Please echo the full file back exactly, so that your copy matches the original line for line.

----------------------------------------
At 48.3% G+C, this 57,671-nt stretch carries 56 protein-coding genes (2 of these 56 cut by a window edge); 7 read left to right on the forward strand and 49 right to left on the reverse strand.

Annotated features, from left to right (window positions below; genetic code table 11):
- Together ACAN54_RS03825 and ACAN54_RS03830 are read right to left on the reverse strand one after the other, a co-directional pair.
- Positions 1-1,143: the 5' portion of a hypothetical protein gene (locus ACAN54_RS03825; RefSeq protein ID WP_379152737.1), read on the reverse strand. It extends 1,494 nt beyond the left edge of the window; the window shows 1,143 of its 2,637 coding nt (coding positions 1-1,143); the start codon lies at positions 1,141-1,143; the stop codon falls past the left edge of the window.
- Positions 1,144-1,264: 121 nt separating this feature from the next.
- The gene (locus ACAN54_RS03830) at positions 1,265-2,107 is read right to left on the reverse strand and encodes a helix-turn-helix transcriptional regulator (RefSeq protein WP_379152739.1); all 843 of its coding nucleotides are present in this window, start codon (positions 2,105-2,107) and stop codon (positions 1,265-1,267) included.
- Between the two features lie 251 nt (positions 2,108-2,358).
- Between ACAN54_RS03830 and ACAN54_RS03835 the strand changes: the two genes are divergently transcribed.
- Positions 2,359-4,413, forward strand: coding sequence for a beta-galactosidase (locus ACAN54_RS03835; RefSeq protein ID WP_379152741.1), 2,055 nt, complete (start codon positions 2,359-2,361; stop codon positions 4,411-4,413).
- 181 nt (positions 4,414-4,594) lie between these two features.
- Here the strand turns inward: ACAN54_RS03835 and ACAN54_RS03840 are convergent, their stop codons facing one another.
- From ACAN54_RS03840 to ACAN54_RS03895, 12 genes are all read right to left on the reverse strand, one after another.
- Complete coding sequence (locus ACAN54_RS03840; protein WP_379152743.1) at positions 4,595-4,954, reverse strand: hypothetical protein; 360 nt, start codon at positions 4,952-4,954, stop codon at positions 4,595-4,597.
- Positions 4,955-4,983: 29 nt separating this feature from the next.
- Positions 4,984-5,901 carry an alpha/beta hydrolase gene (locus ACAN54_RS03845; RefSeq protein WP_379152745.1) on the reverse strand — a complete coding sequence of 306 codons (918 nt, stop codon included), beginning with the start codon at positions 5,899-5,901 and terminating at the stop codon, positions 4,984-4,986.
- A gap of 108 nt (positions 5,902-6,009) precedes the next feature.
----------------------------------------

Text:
At 48.3% G+C, this 57,671-nt stretch carries 56 protein-coding genes (2 of these 56 cut by a window edge); 7 read left to right on the forward strand and 49 right to left on the reverse strand.

Annotated features, from left to right (window positions below; genetic code table 11):
- Together ACAN54_RS03825 and ACAN54_RS03830 are read right to left on the reverse strand one after the other, a co-directional pair.
- Positions 1-1,143: the 5' portion of a hypothetical protein gene (locus ACAN54_RS03825; RefSeq protein ID WP_379152737.1), read on the reverse strand. It extends 1,494 nt beyond the left edge of the window; the window shows 1,143 of its 2,637 coding nt (coding positions 1-1,143); the start codon lies at positions 1,141-1,143; the stop codon falls past the left edge of the window.
- Positions 1,144-1,264: 121 nt separating this feature from the next.
- The gene (locus ACAN54_RS03830) at positions 1,265-2,107 is read right to left on the reverse strand and encodes a helix-turn-helix transcriptional regulator (RefSeq protein WP_379152739.1); all 843 of its coding nucleotides are present in this window, start codon (positions 2,105-2,107) and stop codon (positions 1,265-1,267) included.
- Between the two features lie 251 nt (positions 2,108-2,358).
- Between ACAN54_RS03830 and ACAN54_RS03835 the strand changes: the two genes are divergently transcribed.
- Positions 2,359-4,413, forward strand: coding sequence for a beta-galactosidase (locus ACAN54_RS03835; RefSeq protein ID WP_379152741.1), 2,055 nt, complete (start codon positions 2,359-2,361; stop codon positions 4,411-4,413).
- 181 nt (positions 4,414-4,594) lie between these two features.
- Here the strand turns inward: ACAN54_RS03835 and ACAN54_RS03840 are convergent, their stop codons facing one another.
- From ACAN54_RS03840 to ACAN54_RS03895, 12 genes are all read right to left on the reverse strand, one after another.
- Complete coding sequence (locus ACAN54_RS03840; protein WP_379152743.1) at positions 4,595-4,954, reverse strand: hypothetical protein; 360 nt, start codon at positions 4,952-4,954, stop codon at positions 4,595-4,597.
- Positions 4,955-4,983: 29 nt separating this feature from the next.
- Positions 4,984-5,901 carry an alpha/beta hydrolase gene (locus ACAN54_RS03845; RefSeq protein WP_379152745.1) on the reverse strand — a complete coding sequence of 306 codons (918 nt, stop codon included), beginning with the start codon at positions 5,899-5,901 and terminating at the stop codon, positions 4,984-4,986.
- A gap of 108 nt (positions 5,902-6,009) precedes the next feature.